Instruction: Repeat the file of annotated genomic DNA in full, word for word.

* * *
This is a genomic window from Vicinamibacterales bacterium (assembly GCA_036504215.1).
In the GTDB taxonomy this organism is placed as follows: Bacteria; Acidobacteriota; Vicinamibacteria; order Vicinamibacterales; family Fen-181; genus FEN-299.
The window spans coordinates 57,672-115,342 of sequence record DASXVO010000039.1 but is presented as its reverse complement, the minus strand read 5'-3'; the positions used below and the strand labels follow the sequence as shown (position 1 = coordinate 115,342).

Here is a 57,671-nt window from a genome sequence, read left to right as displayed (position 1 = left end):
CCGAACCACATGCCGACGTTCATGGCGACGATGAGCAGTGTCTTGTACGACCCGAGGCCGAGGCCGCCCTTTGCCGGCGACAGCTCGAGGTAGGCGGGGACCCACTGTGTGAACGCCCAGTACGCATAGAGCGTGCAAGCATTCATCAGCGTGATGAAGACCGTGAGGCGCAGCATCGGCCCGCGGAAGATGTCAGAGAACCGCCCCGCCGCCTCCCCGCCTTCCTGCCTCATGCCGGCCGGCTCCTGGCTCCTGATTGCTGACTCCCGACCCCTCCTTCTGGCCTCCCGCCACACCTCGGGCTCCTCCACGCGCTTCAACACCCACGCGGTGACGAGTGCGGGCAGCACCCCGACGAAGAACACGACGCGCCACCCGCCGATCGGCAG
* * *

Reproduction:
This is a genomic window from Vicinamibacterales bacterium (assembly GCA_036504215.1).
In the GTDB taxonomy this organism is placed as follows: Bacteria; Acidobacteriota; Vicinamibacteria; order Vicinamibacterales; family Fen-181; genus FEN-299.
The window spans coordinates 57,672-115,342 of sequence record DASXVO010000039.1 but is presented as its reverse complement, the minus strand read 5'-3'; the positions used below and the strand labels follow the sequence as shown (position 1 = coordinate 115,342).

Here is a 57,671-nt window from a genome sequence, read left to right as displayed (position 1 = left end):
CCGAACCACATGCCGACGTTCATGGCGACGATGAGCAGTGTCTTGTACGACCCGAGGCCGAGGCCGCCCTTTGCCGGCGACAGCTCGAGGTAGGCGGGGACCCACTGTGTGAACGCCCAGTACGCATAGAGCGTGCAAGCATTCATCAGCGTGATGAAGACCGTGAGGCGCAGCATCGGCCCGCGGAAGATGTCAGAGAACCGCCCCGCCGCCTCCCCGCCTTCCTGCCTCATGCCGGCCGGCTCCTGGCTCCTGATTGCTGACTCCCGACCCCTCCTTCTGGCCTCCCGCCACACCTCGGGCTCCTCCACGCGCTTCAACACCCACGCGGTGACGAGTGCGGGCAGCACCCCGACGAAGAACACGACGCGCCACCCGCCGATCGGCAG